On Tuesday, February 26, 2013, the Brigham Young University Mathematics Department hosted its annual AMC 8 recognition ceremony for elementary and middle schools along the Wasatch Range.
The AMC 8 (American Mathematics Competition) is a 25 question, 40 minute test, ranging from easy to difficult, given to elementary and middle schools to test their knowledge on various levels of math, especially emphasizing problem solving. The problems are designed to challenge students beyond what is generally taught at their schools.
AMC 8 promotes enthusiasm and positive attitudes towards math. Many students today do not have much excitement towards learning math, and they generally want to stop after the required high school level. However, this test helps to show students their problem solving skills can be useful for math skills after the high school and college levels.
This year, over 152,570 students took the test worldwide. The highest possible score to get on the test is a 25. Only 226 out of the worldwide participants scored a perfect 25. This year, if a student scored a 12 or higher on the test, he or she was invited to the AMC 8 recognition ceremony to be recognized for their hard work. Utah schools who participated this year included: Beehive Science/Tech. Academy, Centerville Junior High, Waterford, Lakeridge Junior High, Art City Elementary, Canyon View Elementary, Cherry Hill Elementary, Highland Elementary, Foothill Elementary, Freedom Prepartory Academy, Hawthorne, Midvale Middle School, Provo High School, Reid School, Rock Canyon, San Rafael JHS, Spanish Fork JHS, Valley View, Vista Heights Middle School, Wasatch Junior High, Wasatch School, Weber State, West High School, and Westfield Elementary.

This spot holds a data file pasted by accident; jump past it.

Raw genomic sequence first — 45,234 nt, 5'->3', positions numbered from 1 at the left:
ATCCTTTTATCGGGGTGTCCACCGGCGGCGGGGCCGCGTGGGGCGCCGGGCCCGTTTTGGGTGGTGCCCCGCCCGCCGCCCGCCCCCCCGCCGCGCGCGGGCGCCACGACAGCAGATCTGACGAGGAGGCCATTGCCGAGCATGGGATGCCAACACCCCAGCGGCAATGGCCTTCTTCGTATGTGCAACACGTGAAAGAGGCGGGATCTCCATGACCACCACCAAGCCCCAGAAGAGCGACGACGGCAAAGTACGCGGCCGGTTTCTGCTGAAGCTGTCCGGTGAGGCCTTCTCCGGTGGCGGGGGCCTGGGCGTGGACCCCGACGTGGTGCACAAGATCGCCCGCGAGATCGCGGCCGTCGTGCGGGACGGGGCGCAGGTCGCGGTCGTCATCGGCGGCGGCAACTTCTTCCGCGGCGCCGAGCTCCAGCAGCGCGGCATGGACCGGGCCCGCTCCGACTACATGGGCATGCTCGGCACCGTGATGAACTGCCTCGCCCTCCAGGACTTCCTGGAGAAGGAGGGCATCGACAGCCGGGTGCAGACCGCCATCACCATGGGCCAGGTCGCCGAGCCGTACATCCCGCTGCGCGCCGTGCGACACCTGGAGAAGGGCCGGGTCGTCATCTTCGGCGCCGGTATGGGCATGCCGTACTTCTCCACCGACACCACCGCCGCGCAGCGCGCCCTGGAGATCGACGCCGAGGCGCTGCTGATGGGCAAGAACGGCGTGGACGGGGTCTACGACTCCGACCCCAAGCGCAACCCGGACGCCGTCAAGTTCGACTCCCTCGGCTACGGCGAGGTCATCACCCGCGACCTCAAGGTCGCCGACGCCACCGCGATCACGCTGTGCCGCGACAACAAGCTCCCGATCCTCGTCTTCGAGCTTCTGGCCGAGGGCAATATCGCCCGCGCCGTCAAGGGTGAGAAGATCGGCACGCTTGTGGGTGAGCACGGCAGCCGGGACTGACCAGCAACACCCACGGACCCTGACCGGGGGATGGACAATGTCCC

Awards were given to outstanding achievers—Distinguished Honor Roll (Top 1%), Honor Roll (Top 5%), and Achievement Roll (students in 6th grade and below who scored 15 or above). Annie Yun, an 8th grader at Wasatch Jr. High, scored the highest in Utah with a perfect score of 25. Tarun Martheswaran, one of the youngest participants, a 4th grader at Midvale Middle School, scored an excellent score of 18.
A variety of speakers presented at the event. Dr. Wright, a Brigham Young University Professor of Mathematics, spoke on the purpose of the AMC 8 and recognized the excelling participants. Dr. Wright has been instrumental in getting the AMC 8 up and running for many Utah schools as well as hosting the annual AMC 8 ceremony.
Dr. Joe Price, a professor in the Department of Economics at Brigham Young University, also gave some congratulatory remarks. He recognized the hard work of these students and encouraged them to never give up on their goals. Dr. Price claimed that being good at math can open up many doors for the future, including science, economics, and engineering.
Dr. Richard Brown, Dean of Engineering at the University of Utah, spoke of various careers in engineering. He said engineering is what makes our world today; from clothes to buildings engineers are a part of creating exciting and extraordinary objects. Dr. Brown told these students that with their skills and interests they can become great contributors to the future world.